Chain Reactions: Affecting the People You’ve Never Met


In this journey to understand the world and understand ourselves, we need to learn about mastery. Not necessarily mastery of a thing, although that is important, but mastery of ourselves.

I’m thinking about this lately as anger and emotion are ratcheted up in the United States, especially as I watch the first presidential debate.

There is nothing wrong with emotions. Emotions are information. However, the task is to make sure we do not let our emotions–our passions–control us.

In order to maintain this control, you need to look at why you may be feeling the way you are, and what you can do about it.

I thought about this at church yesterday, hearing my priest speak about the various people the Lord sends to us every day. Every person, he said, could be an opportunity for you to work God’s will, not just for you, but for other people.

I’ve written before about an obligation–maybe “obligation” is too strong a word and I should say “a strongly encouraged method of being”–to be cheerful, and treat everybody with respect and dignity. Commentor and fellow writer J-Wall Jackson pointed out that Jesus himself was a man of sorrow, and that we are not expressly command commanded to be cheerful, but hear me out, because it’s a great little trick to help you gain some control over your thoughts and your emotions (and also not be a jerk).

Even if you’re having a bad day, by merely putting on a smile, even if you don’t mean it, can actually trick your mind into being happy. Positivity spreads as much as negativity, but the difference is that positivity is a good thing. So if somebody comes to you and you are pleasant to them, regardless of their faith, if any, you might just affect their day in a positive way that they then go forth and do good unto others. My priest was saying to keep this in mind when dealing with the world.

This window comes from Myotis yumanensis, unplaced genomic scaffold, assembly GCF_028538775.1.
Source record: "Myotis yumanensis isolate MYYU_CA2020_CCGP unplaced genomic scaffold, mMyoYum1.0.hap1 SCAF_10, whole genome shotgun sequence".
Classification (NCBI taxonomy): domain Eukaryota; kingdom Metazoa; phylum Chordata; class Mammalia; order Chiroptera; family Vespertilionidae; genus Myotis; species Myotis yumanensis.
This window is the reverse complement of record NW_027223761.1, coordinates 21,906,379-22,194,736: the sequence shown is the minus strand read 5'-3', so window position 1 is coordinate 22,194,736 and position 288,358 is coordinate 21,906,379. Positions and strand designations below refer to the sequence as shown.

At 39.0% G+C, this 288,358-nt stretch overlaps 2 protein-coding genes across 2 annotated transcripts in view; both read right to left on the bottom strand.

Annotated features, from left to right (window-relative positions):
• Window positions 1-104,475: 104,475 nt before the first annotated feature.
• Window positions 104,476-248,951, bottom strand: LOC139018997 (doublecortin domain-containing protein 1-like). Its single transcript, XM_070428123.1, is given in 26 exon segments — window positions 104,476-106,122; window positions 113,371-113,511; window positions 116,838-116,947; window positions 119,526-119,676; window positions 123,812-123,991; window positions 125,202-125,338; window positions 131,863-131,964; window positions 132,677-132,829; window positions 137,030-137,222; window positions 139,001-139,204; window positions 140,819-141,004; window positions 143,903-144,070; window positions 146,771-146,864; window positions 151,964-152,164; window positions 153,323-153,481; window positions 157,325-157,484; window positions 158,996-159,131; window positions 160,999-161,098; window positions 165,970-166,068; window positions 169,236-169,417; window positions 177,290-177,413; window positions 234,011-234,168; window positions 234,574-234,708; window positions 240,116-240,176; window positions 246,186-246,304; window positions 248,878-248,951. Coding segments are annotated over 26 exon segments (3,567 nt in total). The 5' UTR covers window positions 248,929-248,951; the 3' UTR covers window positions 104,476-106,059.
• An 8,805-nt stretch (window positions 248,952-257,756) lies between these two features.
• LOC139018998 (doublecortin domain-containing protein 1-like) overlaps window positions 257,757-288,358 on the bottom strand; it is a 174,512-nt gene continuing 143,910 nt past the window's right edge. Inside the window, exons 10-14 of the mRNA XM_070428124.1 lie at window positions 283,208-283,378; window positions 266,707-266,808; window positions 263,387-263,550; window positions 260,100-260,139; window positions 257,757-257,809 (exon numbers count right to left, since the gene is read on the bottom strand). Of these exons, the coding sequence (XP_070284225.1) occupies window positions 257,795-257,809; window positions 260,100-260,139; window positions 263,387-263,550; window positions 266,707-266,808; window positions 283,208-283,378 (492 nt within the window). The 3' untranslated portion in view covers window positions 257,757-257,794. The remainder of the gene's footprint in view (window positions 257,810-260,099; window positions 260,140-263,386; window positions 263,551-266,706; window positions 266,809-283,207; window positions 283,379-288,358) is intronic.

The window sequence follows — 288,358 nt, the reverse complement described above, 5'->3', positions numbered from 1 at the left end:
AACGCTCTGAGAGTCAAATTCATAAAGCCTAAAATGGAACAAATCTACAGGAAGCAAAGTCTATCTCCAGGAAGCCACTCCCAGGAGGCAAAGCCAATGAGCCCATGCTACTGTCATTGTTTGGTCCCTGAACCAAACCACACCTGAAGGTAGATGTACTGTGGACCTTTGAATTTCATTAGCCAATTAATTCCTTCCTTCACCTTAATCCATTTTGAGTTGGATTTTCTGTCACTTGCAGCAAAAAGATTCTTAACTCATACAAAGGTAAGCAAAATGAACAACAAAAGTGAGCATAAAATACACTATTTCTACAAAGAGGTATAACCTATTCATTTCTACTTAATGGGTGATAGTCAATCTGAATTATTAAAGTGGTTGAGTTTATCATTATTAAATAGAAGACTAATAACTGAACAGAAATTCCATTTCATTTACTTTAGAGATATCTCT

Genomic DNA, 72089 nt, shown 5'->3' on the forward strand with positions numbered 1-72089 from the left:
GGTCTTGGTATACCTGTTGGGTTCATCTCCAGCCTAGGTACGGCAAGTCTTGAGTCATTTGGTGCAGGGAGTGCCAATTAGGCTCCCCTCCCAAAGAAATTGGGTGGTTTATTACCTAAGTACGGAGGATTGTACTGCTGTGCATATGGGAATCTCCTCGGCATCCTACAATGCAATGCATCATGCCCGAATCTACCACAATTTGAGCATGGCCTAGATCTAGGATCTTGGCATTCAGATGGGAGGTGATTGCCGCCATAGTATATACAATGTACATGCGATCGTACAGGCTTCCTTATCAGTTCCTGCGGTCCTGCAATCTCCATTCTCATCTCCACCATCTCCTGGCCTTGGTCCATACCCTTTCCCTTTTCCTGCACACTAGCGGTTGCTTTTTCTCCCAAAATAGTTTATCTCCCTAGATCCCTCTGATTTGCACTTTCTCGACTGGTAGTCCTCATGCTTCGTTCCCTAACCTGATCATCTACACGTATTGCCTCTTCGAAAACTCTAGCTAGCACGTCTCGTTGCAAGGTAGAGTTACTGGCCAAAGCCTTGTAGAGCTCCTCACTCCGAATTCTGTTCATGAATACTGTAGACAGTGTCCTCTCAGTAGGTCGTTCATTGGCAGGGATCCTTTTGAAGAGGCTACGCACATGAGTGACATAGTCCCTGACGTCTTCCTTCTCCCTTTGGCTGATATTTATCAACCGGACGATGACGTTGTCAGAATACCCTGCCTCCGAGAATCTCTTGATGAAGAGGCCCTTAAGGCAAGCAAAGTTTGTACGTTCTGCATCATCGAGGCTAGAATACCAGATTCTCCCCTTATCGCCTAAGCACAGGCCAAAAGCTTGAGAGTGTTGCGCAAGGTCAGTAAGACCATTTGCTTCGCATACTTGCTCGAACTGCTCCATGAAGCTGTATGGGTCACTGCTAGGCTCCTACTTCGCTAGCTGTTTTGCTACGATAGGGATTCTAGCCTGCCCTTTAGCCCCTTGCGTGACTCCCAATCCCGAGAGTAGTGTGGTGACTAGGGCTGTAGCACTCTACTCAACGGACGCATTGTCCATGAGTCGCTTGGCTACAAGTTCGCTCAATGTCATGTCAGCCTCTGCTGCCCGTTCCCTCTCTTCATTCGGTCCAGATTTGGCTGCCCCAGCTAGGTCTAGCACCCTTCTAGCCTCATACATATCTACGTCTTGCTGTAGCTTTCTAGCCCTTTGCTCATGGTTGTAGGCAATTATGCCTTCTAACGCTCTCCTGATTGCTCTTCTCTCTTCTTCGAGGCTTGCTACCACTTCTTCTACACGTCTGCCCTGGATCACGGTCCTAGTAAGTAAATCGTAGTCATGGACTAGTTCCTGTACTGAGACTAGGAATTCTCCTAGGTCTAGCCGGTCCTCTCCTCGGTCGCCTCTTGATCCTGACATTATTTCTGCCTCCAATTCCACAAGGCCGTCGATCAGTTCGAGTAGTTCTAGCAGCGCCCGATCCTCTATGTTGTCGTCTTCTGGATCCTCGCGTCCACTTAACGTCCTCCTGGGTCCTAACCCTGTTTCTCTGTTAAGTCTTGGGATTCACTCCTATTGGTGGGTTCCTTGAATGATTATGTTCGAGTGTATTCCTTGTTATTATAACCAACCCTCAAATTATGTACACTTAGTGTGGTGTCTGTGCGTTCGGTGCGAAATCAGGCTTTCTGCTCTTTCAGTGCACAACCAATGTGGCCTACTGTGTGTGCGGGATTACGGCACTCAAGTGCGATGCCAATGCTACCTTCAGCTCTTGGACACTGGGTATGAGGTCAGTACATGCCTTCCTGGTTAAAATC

And as a bonus, you will feel better. And there’s no telling what you can do with that positive energy.

How often has somebody else being a jerk ruined your day, which sours your mood, and results and you treating other people negatively and in general having a bad day? It’s an awful chain reaction. And you don’t want to be having this effect on other people, do you?

You don’t want to be “that guy,” the one who’s viewed as a drain on everybody’s mood.

I’ve been that guy before, the downer, the one who can always be counted on to ruin a party or rain on a parade. The guy who thinks he’s being “edgy” or “realistic,” while he’s really just driving everybody away and making them more likely to treat others in a negative manner.

Don’t do it. It’s not worth it. Maybe you have to be “fake” and just pretend that everything is internally all right. But eventually you’ll start to believe it. And you might even keep your friends around, and it’s always easier to deal with tough times when you haven’t driven away all of the trusted people you can talk to.

Don’t think only about the people before you, but about the people they’ll interact with, and so on. Taking this long-view–like taking the long-view of just about anything–will force you to really think about the consequences of your actions and the kind of impact you want to have on the world around you.

It’s all about self-mastery, and if a big part of this includes a permissible amount of positive self-deception, then so be it. We are not rational beings, and if we need to trick ourselves into acting in productive ways, that’s better than being the mopey bore nobody wants to be around.

Follow me on Twitter @DaytimeRenegade and @DaytimeRenegade

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